Sorry: your workout is not an excuse to eat candy A lot of us committed to an active lifestyle because we’re tired us hearing what to eat and what not to eat - let’s face it: the more committed you are to staying physically fit, the less you have to worry about the scale.
However, if you start setting goals and competing, sports nutrition becomes important - how to eat to get the most bang for my workout buck? I researched this extensively for my own running, and here’s what I’ve found:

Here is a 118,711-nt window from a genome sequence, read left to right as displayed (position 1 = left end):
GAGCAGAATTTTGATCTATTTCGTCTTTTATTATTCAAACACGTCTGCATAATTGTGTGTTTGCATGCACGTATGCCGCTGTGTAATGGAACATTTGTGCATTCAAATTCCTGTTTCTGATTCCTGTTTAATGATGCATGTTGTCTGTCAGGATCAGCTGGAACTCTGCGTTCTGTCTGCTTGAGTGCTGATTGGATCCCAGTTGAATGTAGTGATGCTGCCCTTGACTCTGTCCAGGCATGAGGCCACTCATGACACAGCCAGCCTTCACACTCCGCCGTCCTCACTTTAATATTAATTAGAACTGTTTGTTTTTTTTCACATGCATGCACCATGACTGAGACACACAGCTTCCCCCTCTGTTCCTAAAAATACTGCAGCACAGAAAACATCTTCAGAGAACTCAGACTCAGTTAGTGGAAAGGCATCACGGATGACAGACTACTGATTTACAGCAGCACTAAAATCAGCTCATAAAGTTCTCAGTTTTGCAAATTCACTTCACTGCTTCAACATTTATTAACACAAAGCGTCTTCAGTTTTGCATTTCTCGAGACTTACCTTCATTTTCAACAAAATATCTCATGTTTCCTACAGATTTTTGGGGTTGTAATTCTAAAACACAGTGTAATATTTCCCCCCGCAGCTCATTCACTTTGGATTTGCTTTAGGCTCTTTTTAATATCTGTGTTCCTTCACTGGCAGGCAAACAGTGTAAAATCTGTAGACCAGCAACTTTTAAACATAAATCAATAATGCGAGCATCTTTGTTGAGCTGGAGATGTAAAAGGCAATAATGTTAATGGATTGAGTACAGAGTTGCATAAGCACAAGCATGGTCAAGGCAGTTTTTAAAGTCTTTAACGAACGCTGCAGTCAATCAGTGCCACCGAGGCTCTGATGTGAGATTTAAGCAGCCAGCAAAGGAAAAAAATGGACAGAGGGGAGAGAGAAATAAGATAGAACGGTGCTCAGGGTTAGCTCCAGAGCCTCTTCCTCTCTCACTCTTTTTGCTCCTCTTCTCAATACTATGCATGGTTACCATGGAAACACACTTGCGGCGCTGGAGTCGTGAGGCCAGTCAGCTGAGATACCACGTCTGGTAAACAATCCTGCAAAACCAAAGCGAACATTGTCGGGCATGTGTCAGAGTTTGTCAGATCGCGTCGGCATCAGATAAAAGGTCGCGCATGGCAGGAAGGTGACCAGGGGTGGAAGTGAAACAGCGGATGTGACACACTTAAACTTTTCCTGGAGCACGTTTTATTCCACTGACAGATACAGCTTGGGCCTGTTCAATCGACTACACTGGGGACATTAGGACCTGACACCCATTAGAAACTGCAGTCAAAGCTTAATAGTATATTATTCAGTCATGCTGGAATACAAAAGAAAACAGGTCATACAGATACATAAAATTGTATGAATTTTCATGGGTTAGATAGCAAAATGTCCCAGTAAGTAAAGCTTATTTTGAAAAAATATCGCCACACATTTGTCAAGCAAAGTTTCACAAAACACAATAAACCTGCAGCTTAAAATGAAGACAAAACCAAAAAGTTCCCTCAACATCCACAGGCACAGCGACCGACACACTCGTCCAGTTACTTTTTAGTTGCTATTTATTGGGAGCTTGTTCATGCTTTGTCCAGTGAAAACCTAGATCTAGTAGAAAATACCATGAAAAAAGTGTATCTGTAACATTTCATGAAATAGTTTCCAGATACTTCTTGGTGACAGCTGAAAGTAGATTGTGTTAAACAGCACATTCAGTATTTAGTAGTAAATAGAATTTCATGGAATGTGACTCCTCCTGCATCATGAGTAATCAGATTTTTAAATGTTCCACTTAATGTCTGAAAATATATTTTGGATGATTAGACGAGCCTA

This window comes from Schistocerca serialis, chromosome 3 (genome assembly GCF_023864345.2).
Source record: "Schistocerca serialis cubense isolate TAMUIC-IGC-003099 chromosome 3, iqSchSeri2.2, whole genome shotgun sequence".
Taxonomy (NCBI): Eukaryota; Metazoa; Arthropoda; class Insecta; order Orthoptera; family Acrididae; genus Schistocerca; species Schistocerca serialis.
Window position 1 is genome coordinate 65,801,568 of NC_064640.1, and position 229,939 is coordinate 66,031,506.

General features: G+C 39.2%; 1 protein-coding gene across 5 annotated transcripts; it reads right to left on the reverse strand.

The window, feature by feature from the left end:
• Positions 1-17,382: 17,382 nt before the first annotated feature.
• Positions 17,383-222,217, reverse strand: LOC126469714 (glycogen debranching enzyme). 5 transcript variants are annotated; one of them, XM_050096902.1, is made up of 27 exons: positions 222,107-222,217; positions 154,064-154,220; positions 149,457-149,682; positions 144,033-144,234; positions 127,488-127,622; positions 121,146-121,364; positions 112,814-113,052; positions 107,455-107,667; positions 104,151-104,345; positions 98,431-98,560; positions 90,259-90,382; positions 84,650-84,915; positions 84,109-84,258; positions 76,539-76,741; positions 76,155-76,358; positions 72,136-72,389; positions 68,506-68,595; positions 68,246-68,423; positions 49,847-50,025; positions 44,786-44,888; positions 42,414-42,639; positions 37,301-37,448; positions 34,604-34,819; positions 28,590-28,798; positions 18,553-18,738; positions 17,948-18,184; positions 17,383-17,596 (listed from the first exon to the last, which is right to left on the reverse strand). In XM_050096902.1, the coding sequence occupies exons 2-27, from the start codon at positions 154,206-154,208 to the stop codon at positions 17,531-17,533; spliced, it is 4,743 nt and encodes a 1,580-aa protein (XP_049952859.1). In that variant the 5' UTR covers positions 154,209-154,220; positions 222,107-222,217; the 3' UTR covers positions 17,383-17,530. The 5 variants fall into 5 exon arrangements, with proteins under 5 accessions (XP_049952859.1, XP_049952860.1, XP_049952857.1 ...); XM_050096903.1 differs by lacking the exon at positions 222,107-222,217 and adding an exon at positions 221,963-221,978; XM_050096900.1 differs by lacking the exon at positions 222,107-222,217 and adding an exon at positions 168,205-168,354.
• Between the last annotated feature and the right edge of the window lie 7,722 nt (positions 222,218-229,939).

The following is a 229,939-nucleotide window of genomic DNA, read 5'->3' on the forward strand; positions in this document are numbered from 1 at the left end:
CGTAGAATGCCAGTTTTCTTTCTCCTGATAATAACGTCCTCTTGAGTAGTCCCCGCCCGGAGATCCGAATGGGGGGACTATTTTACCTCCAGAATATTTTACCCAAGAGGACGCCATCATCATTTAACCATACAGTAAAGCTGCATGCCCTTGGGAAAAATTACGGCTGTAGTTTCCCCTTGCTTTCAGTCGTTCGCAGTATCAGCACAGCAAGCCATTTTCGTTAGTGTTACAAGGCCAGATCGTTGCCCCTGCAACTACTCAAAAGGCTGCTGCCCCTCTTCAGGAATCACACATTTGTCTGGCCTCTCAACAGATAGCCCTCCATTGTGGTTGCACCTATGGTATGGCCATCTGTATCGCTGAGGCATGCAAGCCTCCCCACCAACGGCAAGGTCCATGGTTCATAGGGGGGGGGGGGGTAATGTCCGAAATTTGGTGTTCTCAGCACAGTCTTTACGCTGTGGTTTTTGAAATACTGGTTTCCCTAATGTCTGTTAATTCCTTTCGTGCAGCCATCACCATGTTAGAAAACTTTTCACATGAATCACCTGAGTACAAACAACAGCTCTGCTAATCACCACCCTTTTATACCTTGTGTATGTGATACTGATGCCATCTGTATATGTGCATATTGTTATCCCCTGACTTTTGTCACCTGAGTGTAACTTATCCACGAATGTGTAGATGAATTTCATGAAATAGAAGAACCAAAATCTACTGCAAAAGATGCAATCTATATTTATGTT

When and how much: we should eat a pre-workout snack/meal at least 45 minutes before our workout begins, primarily to allow your food to begin exiting the stomach. A feeling of fullness is not beneficial to your workout. Eat to eliminate the feeling of hunger, but not to feel stuffed. You will encounter people who eat a full meal one hour before a workout and feel just fine, but they seem to be the exception. Most people need to allow a full-size meal 2-3 hours to digest in order to feel optimally well during a workout.The amount you should eat before a workout is a more complex issue - it depends on what type of workout you’ll be doing. Most people work out for one hour at a time, so 300 calories is typically adequate. Try 300 calories before your workout, and pay attention to how you feel. If you feel a sinking or “crashing” feeling before you’re finished working out, add another 50-100 calories before your next workout. What: Your pre-workout food should be comprised of mostly low-glycemic-index carbs, or carbs that are more complex than white sugar (despite what the candy bar makers tell you, candy cause erratic fluctuations in blood sugar that negatively affect the quality of your workout). Good examples of complex carbs are whole grains and vegetables. The remainder of your food should be protein, such as eggs and lean meats and cheeses.